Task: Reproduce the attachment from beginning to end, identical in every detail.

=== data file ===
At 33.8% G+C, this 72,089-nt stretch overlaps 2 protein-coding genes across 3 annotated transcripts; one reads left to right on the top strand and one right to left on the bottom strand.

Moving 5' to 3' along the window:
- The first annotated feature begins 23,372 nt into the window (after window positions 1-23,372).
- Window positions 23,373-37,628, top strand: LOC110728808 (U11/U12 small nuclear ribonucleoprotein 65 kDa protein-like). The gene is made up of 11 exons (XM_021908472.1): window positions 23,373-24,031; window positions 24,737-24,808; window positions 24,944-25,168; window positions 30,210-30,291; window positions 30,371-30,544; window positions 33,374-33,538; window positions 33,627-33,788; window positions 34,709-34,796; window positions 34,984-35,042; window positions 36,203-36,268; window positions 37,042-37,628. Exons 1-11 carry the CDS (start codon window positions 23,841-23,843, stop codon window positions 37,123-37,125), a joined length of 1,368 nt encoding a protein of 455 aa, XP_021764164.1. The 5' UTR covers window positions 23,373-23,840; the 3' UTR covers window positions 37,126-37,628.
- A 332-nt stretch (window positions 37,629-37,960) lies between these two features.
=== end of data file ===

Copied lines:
At 33.8% G+C, this 72,089-nt stretch overlaps 2 protein-coding genes across 3 annotated transcripts; one reads left to right on the top strand and one right to left on the bottom strand.

Moving 5' to 3' along the window:
- The first annotated feature begins 23,372 nt into the window (after window positions 1-23,372).
- Window positions 23,373-37,628, top strand: LOC110728808 (U11/U12 small nuclear ribonucleoprotein 65 kDa protein-like). The gene is made up of 11 exons (XM_021908472.1): window positions 23,373-24,031; window positions 24,737-24,808; window positions 24,944-25,168; window positions 30,210-30,291; window positions 30,371-30,544; window positions 33,374-33,538; window positions 33,627-33,788; window positions 34,709-34,796; window positions 34,984-35,042; window positions 36,203-36,268; window positions 37,042-37,628. Exons 1-11 carry the CDS (start codon window positions 23,841-23,843, stop codon window positions 37,123-37,125), a joined length of 1,368 nt encoding a protein of 455 aa, XP_021764164.1. The 5' UTR covers window positions 23,373-23,840; the 3' UTR covers window positions 37,126-37,628.
- A 332-nt stretch (window positions 37,629-37,960) lies between these two features.